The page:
Originally published by Rubin Reports.
OH! pleasant exercise of hope and joy! For mighty were the auxiliars which then stood Upon our side, we who were strong in love! Bliss was it in that dawn to be alive, But to be young was very heaven!–Oh! times, In which the meager, stale, forbidding ways Of custom, law, and statute, took at once The attraction of a country in romance! –William Wordsworth, Poem on the French Revolution, 1789 A decent but very leftist British Middle East expert once described for me his experience in Iran in 1979. As a leftist, he had discounted any idea that Islamists might take over the country before the revolution, dismissing them as insignificant. But then he supported the revolution against the “reactionary, pro-Western” shah.
He had many friends among Iranian leftists. Quickly, he went to Tehran and scheduled meetings at the leftist newspaper established after the revolution. The newspaper was named with the Persian word for dawn, recalling—intentionally or not I have no idea—the words of another revolutionary romantic quoted above.
As he arrived, however, a cordon of revolutionary Islamist police held him back. The supporters of Ayatollah Ruhollah Khomeini were busy closing down the newspaper, ransacking the office, and dragging the journalists away to prison. The enthusiastic supporters of revolution, betrayed by their allies (Wordsworth’s “auxiliars,”) were discovering that it wasn’t their revolution at all. The “meager, stale, forbidding” laws and customs were coming back with a vengeance.
The left may believe itself to be “strong in love” but the Islamists have got the guns, money, organization, and the willingness (even eagerness) to kill for power.
This was not the first time in history such things happened. And now with the “Arab Spring” it won’t be the last either.
The leftist forces in the Arabic-speaking world as relatively weak but they can be disproportionately significant, especially in Egypt, Syria, and Tunisia. While Arab liberals have often been implicitly secular-oriented, it has been the leftists, Marxists to some degree, who have been militantly outspoken.
In recent years, though, the Arab left has also hitched its star to the far more powerful Islamists, reasoning that they, too, were against the regime and the West. “After Hitler, us,” over-optimistic German Communists proclaimed in 1932. In a sense, they were right since after the Third Reich’s fall the Soviets would make the survivors the puppet rulers of East Germany. But that’s not the scenario they had in mind.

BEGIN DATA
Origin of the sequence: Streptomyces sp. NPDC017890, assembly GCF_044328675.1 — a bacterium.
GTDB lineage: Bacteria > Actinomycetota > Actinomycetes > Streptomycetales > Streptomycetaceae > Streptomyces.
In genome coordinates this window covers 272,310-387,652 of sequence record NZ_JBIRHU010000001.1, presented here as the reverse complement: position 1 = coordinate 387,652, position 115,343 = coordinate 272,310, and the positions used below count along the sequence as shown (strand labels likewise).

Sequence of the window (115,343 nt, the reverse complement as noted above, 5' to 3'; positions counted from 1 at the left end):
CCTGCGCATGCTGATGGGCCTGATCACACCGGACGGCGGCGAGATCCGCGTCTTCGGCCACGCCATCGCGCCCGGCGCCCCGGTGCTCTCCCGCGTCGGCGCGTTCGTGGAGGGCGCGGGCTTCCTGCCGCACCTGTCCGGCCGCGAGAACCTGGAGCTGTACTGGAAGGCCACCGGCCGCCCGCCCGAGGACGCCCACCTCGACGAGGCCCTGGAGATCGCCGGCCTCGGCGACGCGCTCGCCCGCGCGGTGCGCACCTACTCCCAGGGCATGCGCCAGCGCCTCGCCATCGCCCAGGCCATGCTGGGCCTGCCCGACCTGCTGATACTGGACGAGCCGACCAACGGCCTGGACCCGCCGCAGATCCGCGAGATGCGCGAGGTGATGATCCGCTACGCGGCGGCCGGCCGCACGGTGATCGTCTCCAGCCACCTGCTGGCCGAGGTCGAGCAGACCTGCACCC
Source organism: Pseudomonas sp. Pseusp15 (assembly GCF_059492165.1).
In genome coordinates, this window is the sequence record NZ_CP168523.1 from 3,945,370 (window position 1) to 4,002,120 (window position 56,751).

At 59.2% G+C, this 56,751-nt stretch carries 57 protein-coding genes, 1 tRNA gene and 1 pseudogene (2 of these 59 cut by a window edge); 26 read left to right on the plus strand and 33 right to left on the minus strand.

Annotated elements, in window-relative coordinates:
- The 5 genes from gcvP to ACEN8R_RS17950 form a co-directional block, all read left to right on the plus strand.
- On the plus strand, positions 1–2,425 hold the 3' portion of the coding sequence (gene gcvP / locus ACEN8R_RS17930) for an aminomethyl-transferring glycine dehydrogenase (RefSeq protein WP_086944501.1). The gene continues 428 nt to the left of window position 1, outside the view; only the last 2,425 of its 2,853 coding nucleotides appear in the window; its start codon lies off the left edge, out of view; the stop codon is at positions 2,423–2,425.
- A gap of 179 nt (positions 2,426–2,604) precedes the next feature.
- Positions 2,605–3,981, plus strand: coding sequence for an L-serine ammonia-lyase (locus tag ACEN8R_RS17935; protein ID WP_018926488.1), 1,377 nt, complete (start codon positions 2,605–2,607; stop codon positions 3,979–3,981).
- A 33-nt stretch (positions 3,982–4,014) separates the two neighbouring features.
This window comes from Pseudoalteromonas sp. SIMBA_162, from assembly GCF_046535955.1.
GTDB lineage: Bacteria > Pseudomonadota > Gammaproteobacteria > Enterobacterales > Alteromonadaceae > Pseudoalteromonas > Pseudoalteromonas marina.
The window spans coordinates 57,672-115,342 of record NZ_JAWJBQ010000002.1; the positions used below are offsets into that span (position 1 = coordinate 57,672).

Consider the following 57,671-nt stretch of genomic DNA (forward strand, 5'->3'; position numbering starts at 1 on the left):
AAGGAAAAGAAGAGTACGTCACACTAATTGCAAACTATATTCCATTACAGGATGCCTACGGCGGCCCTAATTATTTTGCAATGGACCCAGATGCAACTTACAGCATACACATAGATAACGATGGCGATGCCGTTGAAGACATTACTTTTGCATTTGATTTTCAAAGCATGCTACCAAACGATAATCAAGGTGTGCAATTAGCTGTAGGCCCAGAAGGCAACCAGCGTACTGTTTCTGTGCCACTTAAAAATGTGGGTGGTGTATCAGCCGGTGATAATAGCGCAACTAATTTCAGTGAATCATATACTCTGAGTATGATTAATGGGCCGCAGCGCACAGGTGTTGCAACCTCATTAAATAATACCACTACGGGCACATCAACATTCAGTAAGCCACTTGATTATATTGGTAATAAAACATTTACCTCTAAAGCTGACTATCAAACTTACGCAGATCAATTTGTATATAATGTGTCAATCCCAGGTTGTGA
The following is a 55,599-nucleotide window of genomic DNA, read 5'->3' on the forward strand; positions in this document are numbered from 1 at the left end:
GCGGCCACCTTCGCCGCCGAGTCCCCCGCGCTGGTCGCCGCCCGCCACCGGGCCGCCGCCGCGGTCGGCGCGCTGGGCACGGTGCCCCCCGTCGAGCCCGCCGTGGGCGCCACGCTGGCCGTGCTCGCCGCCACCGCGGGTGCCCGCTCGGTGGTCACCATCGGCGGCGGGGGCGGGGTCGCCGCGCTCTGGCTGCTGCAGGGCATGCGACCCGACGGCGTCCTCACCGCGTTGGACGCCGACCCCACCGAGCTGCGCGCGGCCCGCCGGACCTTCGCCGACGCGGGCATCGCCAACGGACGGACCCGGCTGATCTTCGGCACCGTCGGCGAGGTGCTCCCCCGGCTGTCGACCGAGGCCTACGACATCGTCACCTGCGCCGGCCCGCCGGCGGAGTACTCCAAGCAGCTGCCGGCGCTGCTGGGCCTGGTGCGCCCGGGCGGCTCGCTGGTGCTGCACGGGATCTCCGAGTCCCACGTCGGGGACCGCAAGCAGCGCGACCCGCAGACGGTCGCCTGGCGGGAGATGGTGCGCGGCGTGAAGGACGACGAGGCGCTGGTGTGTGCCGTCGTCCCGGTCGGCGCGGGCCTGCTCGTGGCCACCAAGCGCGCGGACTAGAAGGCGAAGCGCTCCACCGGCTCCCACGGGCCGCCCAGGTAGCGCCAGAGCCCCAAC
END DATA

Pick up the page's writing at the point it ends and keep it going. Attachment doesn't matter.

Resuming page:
Now Arab leftists are repeating that pattern. In Egypt, the left provided a youthful, pseudo-democratic cover at the revolution’s beginning that fooled the Western governments, journalists, and “experts.” Now the Muslim Brotherhood doesn’t need them anymore.
Here’s a small example of that. The Egyptian leftist newspaper is al-Tahrir and its editor is Ibrahim Issa. He is now being investigated by the government prosecutor on charges of ridiculing the Quran and Sharia law as well as mocking Islam. Soon, people are going to be shot by Salafist terrorists on the basis of such accusations. For now, they just face trials and possible jail time.
What is worth noting is that just about anyone—in this case, as usual, it was an Islamist lawyer—can urge that charges be made against people who say something that offends the Islamists.
I was fascinated by one of the statements that got Issa in trouble. It was a very typical leftist theme whose equivalent is used about every five minutes in the United States and every day in these times by Obama Administration officials. Issa sarcastically remarked that if someone steals a wallet Sharia mandates that their hand be cut off but for stealing millions the punishment is far less harsh.
Issa certainly has guts. He was once sentenced to death under the Mubarak regime, and then pardoned by that dictator. But now there has been a supposed democratic revolution.
If the opposition cannot make such non-theological points how can it criticize Sharia and Islamist rule at all? And while Issa may be defiant, most will be deterred from speaking out or acting by fear of punishment. A common mistake is to think that repression is aimed at silencing courageous critics. Not really. It is intended—and usually works—in getting a far larger number of bystanders to shut up.Barry Rubin
About the Author: Professor Barry Rubin is director of the Global Research in International Affairs (GLORIA) Center and editor of the Middle East Review of International Affairs (MERIA) Journal. See the GLORIA/MERIA site at www.gloria-center.org.
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